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Document Max. Freq Min. Freq
Harper's Encyclopedia of United States History (ed. Benson Lossing) 1,078 0 Browse Search
Frederick H. Dyer, Compendium of the War of the Rebellion: Regimental Histories 442 0 Browse Search
Brig.-Gen. Bradley T. Johnson, Confederate Military History, a library of Confederate States Military History: Volume 2.1, Maryland (ed. Clement Anselm Evans) 440 0 Browse Search
Rebellion Record: a Diary of American Events: Documents and Narratives, Volume 1. (ed. Frank Moore) 430 0 Browse Search
Benson J. Lossing, Pictorial Field Book of the Civil War. Volume 1. 330 0 Browse Search
Horace Greeley, The American Conflict: A History of the Great Rebellion in the United States of America, 1860-65: its Causes, Incidents, and Results: Intended to exhibit especially its moral and political phases with the drift and progress of American opinion respecting human slavery from 1776 to the close of the War for the Union. Volume I. 324 0 Browse Search
Rebellion Record: a Diary of American Events, Diary from December 17, 1860 - April 30, 1864 (ed. Frank Moore) 306 0 Browse Search
Hon. J. L. M. Curry , LL.D., William Robertson Garrett , A. M. , Ph.D., Confederate Military History, a library of Confederate States Military History: Volume 1.1, Legal Justification of the South in secession, The South as a factor in the territorial expansion of the United States (ed. Clement Anselm Evans) 284 0 Browse Search
Southern Historical Society Papers, Volume 29. (ed. Reverend J. William Jones) 254 0 Browse Search
Rebellion Record: a Diary of American Events: Poetry and Incidents., Volume 5. (ed. Frank Moore) 150 0 Browse Search
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Browsing named entities in The Daily Dispatch: may 27, 1861., [Electronic resource]. You can also browse the collection for Maryland (Maryland, United States) or search for Maryland (Maryland, United States) in all documents.

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at soldiers are pouring into Wilmington from all quarters of the South, and that the rebel force is by far more formidable than at first supposed. They anticipate immediate hostilities. Recruiting is said to be going on in various parts of Maryland. A gentleman from Prince George's county, says recruits for the Confederate army are being carried across the Potomac to Alexandria daily. Contraband goods are also being sent to the rebels. So it appears that treason is not crushed out in MaMaryland yet. Another rumor is afloat here, to the effect that Secretary Seward has just received dispatches from England declaring the intention of that Government not to recognize the Code of the Congress of Paris, of 1856, which denounces privateering as piracy, and alleging that this Code was the act of all the great powers of Europe, in Congress assembled, and it is manifestly not in her power as one of the signers of that compact, to accept, at this late day, the tardy acceptance of the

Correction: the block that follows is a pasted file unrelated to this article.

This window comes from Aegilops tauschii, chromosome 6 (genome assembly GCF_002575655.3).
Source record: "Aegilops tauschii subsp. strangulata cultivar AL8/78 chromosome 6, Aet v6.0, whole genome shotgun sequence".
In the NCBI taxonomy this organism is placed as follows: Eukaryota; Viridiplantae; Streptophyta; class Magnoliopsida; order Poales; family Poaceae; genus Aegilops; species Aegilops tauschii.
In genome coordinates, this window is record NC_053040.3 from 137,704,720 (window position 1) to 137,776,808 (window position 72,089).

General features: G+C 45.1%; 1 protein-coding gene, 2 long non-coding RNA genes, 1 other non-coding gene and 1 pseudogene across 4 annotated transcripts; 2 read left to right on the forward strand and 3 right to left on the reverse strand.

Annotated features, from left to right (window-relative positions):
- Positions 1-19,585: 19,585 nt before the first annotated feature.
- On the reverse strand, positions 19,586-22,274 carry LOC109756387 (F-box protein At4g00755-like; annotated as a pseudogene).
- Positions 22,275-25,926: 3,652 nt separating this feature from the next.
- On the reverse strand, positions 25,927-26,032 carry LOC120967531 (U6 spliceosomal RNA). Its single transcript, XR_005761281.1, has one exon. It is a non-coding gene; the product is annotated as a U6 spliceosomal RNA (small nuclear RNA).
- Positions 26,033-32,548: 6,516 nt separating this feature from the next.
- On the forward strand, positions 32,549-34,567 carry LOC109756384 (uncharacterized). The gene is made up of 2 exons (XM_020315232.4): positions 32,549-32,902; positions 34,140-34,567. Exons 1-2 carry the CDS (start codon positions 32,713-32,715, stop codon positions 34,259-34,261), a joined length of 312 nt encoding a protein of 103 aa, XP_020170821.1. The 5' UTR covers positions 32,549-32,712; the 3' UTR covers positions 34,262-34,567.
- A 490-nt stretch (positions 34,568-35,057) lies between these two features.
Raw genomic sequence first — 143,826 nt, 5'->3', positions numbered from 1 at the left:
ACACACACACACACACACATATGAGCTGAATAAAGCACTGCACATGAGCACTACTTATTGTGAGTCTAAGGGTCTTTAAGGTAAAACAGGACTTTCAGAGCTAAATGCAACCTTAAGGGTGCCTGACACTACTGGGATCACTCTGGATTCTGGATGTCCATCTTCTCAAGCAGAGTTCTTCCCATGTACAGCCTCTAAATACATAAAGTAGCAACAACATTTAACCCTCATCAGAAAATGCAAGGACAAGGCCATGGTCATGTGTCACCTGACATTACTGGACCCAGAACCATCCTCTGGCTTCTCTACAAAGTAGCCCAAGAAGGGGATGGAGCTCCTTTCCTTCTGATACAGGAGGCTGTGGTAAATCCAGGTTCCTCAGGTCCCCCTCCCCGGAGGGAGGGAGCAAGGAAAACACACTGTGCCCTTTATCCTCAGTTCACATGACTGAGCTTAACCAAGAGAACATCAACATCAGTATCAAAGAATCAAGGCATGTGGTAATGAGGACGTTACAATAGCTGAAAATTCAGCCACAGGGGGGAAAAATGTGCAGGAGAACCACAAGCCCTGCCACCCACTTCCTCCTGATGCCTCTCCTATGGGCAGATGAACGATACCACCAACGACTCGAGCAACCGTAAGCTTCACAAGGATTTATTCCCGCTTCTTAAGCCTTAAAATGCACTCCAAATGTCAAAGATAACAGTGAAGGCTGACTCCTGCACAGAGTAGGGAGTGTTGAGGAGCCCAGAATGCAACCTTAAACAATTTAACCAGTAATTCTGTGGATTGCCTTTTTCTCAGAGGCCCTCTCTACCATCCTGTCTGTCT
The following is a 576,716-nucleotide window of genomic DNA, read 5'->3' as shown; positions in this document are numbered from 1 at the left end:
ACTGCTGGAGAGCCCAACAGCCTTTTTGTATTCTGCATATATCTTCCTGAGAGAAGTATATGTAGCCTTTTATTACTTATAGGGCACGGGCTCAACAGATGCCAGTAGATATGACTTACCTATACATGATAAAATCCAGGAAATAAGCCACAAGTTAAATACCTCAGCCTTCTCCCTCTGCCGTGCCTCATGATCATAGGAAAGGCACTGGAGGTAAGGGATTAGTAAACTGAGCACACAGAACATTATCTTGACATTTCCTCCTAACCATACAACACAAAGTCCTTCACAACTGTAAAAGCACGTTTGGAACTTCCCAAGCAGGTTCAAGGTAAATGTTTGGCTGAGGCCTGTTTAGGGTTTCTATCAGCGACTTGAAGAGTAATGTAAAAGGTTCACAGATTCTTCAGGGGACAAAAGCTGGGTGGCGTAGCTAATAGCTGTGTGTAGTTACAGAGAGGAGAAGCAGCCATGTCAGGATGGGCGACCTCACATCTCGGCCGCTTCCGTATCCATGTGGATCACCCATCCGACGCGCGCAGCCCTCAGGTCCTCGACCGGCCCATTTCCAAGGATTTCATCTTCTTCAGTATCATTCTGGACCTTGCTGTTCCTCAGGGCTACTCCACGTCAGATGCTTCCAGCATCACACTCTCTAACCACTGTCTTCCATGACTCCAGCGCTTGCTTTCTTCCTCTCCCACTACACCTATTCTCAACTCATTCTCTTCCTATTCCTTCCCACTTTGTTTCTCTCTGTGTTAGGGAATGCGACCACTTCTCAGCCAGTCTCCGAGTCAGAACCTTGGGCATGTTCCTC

Kentucky. If Old Kentucky permits the occupation of Paducab, or any portion of her territory by Federal troops, she is not the Kentucky of former times. We cannot believe that the attempt to put her in chains, like Maryland, will be successful.
Immportant to Maryland Volunteers. --By an order issued by Francis J. Thomas, Col. commanding the brigade of volunteers from Maryland, arriving in this city, will report themselves, immediately on their arrival, to Major Weston, who will take forthwith the proper steps to complete their organization into companies. Those arriving at other points on the Potomac, will report to the senior officer from Maryland nearest to them, who will carry out the same instructions. It is recommeng in this city, will report themselves, immediately on their arrival, to Major Weston, who will take forthwith the proper steps to complete their organization into companies. Those arriving at other points on the Potomac, will report to the senior officer from Maryland nearest to them, who will carry out the same instructions. It is recommended that, so far as possible, the men furnish their own blankets and clothing. A proper allowance for the cest will hereafter be made for them.